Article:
Wotton, a community leader, plumber and father of four, has previously described how the police worked to build up the non-existent case against him, leaning on his co-accused and on people who weren’t even at the rally to make statements accusing him of arson and all kinds of other crimes.

He told a meeting before his trial: “I’m the scapegoat… There was outrage from the community [over Mulrunji’s death]”. The community’s protest at yet another young man dead at the hands of the police was maligned. Wotton was found guilty of rioting with destruction.

Cops off the hook

Christopher Hurley, the cop who killed Mulrunji, was the first police officer in 20 years to face trial for the death of an Aboriginal person in custody. Deputy state coroner Christine Clements found that Hurley had fatally assaulted Doomadgee. But a white judge and all-white jury in Townsville eventually acquitted him of manslaughter and assault. He received $100,000 in compensation and in 2008 successfully appealed to have the results of the Coronial Inquiry overturned.

Thirty-four police officers who were on Palm Island at the time of the protests received awards or commendations for “bravery”. They include Darryn Robinson, a detective and a mate of Hurley’s. Robinson was the person Hurley called when he realised Doomadgee was dead. He flew to Palm Island and ran the initial “investigation” into his mate. Robinson has admitted that he lied under oath at the inquest.

For years, Lex was prevented from speaking out. And the media have been reluctant to tell his story – and the story of Mulrunji. Now Lex is going to break the silence. Don’t miss it.

Lex will be speaking as part of a panel at Marxism 2014 opening night, 6:30 pm on Thursday 17 April. He will then speak at 4pm Saturday 19 April after a screening of The Tall Man – a documentary about the murder of Mulrunji Doomadgee.



Pingback from Lex Wotton to break his silence at Marxism 2014 | OzHouse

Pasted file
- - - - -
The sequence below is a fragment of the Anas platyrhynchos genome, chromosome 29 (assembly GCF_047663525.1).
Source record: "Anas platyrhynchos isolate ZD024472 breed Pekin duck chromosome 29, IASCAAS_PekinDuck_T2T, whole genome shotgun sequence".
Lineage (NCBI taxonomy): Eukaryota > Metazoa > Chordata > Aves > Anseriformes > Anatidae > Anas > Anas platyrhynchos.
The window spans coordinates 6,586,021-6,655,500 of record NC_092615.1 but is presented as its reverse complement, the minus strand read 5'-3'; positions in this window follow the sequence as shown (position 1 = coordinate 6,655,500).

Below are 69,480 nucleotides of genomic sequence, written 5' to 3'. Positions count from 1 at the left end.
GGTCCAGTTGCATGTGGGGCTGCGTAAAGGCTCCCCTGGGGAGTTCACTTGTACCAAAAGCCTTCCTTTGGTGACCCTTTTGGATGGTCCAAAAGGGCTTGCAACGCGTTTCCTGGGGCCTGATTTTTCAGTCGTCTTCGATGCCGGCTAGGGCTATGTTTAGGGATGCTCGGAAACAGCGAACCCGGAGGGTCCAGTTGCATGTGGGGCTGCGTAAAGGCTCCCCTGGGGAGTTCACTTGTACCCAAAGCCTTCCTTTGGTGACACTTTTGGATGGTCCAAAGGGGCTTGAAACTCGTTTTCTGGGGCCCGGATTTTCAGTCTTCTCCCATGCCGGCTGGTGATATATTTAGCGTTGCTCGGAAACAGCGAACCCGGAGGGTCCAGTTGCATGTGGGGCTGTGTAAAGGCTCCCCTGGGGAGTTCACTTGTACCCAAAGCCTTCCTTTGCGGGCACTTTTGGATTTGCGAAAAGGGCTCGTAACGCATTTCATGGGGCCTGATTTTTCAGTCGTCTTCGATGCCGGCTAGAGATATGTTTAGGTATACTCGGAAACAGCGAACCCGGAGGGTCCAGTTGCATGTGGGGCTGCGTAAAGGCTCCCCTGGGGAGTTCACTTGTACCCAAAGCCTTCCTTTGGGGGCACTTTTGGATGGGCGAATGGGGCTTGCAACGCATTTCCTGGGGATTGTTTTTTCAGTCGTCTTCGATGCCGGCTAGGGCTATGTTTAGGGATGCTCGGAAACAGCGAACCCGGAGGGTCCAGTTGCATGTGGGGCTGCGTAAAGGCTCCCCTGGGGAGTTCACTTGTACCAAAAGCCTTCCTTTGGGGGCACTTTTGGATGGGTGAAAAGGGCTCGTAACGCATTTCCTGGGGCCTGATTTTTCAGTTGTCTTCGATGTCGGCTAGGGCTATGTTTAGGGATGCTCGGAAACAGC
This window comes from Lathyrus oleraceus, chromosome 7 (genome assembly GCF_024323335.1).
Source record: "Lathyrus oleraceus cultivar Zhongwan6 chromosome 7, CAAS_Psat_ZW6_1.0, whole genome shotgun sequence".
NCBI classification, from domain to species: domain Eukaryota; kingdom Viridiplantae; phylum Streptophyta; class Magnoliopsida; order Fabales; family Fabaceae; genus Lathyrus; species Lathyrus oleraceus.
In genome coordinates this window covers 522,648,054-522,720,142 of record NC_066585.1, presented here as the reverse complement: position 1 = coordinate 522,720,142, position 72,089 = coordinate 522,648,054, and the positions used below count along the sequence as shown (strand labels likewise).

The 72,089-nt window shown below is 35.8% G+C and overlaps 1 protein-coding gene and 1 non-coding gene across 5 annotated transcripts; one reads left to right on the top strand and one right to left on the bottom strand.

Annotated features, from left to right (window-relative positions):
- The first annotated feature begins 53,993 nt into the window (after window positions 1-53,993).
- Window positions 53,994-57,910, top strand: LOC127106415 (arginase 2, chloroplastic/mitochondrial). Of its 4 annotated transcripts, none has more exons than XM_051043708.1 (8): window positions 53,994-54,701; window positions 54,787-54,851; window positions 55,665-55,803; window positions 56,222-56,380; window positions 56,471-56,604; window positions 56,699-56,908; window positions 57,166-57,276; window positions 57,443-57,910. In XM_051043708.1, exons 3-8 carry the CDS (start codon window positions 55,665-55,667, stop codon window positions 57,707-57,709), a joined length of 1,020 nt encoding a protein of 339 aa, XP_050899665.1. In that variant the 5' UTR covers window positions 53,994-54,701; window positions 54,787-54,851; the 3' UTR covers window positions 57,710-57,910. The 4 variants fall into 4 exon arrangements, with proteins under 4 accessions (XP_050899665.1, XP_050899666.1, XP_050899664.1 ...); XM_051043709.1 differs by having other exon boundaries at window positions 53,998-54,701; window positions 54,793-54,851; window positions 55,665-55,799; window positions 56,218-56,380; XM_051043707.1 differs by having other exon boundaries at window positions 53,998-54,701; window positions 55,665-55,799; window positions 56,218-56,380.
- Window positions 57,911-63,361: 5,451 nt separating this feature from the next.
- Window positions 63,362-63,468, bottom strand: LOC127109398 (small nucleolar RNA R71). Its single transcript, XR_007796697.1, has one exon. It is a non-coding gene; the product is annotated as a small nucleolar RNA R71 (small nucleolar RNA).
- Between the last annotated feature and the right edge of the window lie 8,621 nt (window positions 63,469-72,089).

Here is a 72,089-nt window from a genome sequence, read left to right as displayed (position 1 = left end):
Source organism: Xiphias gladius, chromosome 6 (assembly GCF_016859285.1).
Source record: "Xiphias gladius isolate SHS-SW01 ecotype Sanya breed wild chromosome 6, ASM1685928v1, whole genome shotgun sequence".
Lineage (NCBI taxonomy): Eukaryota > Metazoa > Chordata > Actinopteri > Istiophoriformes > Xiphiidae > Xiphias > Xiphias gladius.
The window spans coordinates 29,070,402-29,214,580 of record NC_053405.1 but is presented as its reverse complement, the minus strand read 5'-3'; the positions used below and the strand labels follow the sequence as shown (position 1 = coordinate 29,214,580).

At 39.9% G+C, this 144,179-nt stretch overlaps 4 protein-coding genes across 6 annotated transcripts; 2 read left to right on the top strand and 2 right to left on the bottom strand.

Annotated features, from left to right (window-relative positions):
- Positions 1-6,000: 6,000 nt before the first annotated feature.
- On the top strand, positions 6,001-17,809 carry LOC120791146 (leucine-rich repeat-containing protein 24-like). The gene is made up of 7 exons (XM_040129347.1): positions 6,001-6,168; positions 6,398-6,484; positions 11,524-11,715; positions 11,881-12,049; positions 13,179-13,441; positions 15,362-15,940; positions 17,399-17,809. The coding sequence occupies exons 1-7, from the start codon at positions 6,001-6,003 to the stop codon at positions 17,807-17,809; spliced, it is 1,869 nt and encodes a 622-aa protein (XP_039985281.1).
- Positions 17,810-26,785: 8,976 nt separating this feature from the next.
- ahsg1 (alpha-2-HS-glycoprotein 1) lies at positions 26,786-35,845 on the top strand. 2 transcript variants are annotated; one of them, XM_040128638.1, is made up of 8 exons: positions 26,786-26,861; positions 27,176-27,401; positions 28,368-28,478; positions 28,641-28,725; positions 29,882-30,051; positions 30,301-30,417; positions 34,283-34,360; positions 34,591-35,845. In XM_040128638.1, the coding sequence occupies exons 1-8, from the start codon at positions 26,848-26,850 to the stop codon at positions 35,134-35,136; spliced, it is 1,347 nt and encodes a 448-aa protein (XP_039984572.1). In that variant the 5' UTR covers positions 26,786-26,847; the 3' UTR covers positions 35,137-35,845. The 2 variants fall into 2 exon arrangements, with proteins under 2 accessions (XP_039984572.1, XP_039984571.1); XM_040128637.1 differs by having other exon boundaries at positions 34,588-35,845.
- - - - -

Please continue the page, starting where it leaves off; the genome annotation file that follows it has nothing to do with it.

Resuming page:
Time April 15, 2014 at 9:11 pm

[…] Apr 15 2014 by admin […]

Comment from Kay
Time April 16, 2014 at 8:49 am

Well, you’ll get Lex Wotton’s version of events – to set against the police version of events. Clearly the police version of Mulrunji’s death is very wobbly and has had to be changed several times. It seems the very heavy police officer, Chris Hurley, possibly fell on top of a drunken Mulrunji, or kneed him, rupturing his liver and spleen, causing his death – there is no solid evidence either way, it seems. The entire police investigation and subsequent actions reflected very poorly on the police officers in the area. Who knows how ‘factual’ Lex Wotton’s version will be.

But, at the end of the day, the real issue is alcohol, and the adverse effect it has on most indigenous communities – combined with very poor employment opportunities. I do not imagine that policing in such communities would be easy. Domestic violence is a huge problem, and this always proves to be difficult to manage – whether in ‘white’ or ‘black’ communities. I guess there is much room for debate re whether people should be arrested for being ‘drunk and disorderly’ if no one is being hurt by this drunken behaviour – I think this apparently excessive action by police probably led to the entire tragedy.

Comment from Kathryn
Time April 18, 2014 at 9:29 am

Alcoholism is a symptom of this degraded, maligned and disregarded indigenous culture. Aboriginal people, in Australia, are denied their own cultural life and are frequently prevented from participating fully in broader society due to racist attitudes based on ignorance, apathy, hatred and fear. Alcohol has as an adverse effect on all communities.